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Living On Shaky Ground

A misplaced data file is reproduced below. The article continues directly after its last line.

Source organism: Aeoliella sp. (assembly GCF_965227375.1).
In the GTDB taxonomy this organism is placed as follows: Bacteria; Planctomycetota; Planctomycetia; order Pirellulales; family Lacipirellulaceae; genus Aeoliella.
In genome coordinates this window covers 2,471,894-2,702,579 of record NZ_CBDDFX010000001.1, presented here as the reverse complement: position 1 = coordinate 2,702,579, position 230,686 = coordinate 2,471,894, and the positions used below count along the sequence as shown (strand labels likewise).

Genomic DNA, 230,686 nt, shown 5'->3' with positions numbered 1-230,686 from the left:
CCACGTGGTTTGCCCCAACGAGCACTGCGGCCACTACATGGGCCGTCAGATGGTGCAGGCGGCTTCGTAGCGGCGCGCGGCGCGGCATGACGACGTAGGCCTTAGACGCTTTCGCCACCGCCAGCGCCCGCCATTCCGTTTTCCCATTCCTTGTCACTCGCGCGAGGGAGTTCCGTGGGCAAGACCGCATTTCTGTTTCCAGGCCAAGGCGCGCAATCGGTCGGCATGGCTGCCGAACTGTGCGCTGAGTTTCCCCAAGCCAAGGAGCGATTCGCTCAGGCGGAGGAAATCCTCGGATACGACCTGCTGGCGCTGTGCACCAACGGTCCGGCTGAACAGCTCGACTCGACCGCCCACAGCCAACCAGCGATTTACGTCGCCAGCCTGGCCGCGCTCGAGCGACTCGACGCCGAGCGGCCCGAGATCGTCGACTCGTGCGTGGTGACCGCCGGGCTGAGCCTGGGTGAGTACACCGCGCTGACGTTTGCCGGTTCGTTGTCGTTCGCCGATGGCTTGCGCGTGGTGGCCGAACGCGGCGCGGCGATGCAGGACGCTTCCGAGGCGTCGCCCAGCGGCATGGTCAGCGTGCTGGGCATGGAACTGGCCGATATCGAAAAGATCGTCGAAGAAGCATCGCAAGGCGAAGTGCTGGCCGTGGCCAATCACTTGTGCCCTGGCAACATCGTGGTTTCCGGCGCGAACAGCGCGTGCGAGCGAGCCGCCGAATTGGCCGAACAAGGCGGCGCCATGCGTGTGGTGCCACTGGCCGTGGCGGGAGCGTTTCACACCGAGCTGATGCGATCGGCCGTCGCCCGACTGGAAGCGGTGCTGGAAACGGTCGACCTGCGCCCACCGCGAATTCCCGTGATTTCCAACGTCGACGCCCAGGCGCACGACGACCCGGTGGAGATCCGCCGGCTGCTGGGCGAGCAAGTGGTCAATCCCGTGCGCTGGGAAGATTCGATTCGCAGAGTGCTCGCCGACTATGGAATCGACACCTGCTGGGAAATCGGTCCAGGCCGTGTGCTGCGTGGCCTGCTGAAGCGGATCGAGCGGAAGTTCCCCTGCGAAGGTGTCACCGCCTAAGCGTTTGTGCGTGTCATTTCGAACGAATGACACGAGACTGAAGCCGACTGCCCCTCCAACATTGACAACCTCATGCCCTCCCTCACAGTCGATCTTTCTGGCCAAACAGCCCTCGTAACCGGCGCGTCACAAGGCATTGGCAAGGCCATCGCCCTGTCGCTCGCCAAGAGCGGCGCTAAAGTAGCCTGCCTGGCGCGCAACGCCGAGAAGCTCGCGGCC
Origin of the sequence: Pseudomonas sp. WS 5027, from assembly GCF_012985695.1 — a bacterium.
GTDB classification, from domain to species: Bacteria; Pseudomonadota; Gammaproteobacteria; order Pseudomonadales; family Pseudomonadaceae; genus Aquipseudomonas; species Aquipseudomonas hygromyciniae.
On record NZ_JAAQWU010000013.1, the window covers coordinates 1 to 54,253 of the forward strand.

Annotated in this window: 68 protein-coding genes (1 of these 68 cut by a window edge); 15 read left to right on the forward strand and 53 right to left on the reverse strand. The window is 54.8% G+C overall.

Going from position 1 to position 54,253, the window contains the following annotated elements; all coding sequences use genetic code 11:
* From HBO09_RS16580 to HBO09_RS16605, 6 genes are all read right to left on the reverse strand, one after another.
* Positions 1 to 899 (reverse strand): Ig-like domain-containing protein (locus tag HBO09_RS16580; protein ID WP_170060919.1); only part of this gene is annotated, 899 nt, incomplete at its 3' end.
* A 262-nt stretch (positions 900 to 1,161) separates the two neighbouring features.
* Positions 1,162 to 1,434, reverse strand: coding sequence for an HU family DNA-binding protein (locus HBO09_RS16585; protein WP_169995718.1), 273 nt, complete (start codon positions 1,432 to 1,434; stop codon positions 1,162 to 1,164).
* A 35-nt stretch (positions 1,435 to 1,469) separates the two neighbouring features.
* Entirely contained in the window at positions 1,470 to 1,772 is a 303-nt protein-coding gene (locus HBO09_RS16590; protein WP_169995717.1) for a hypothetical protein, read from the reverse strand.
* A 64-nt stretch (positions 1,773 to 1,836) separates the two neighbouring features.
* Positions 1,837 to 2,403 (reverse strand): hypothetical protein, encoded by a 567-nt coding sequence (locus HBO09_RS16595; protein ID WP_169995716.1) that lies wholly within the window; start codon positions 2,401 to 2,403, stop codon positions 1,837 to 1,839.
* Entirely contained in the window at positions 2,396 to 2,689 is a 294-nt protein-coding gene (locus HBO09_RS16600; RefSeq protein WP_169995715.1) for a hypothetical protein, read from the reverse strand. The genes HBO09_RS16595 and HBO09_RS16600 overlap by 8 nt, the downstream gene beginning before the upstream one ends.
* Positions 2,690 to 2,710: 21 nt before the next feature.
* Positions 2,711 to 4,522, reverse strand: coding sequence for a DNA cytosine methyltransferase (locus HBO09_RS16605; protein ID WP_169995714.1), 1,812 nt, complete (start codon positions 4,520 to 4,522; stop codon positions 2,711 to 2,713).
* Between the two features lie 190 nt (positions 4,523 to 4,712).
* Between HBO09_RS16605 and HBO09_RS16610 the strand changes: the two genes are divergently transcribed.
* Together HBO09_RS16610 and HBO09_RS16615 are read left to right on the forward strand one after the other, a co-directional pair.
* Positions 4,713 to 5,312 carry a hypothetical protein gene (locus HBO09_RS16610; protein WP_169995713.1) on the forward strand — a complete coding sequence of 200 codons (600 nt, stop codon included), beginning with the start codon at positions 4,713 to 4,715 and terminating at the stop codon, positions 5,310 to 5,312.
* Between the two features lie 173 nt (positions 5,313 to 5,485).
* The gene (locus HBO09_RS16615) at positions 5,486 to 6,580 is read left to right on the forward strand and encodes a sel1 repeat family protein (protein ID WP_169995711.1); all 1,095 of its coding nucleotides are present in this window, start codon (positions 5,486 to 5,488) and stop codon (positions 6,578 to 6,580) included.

Of course, any thinking, red-blooded adult would assume that a place like America, if one is willing to work hard, make the proper investments and sacrifices and get to know the right people, the American dream can become a wonderful reality for them. But, for elite African-Americans, dealing with the harsh reality of the history of slavery and racism casts a dark pallor of anxiety over any level of achievement gained, both in early American history, as well as the present day. For me, the question arose as to how one guards hard-earned and long-amassed wealth and status without losing a sense of who they are at the same time. Surely, any African-American who happens to be born into wealth or acquires their wealth shouldn’t have any reason to apologize for it. Do rich WASP’s, White corporate CEO’s and Wall Street hustlers apologize for the billions they steal? Of course not! So, why shouldn’t African-Americans strive to do well, want and gain better for themselves and their children? However, for all appearances, being Black and rich in America doesn’t divorce one from the reality of the "so-called" permanence of racism. Ultimately, he who controls the money controls the wealth…all wealth. Woe unto those whose status, lineage and sense of self is tied in with the so-called “American Dream.” For me, Graham’s book reveals that without a strong sense of “self” and the presence of “community,” that dream can quickly become a living nightmare.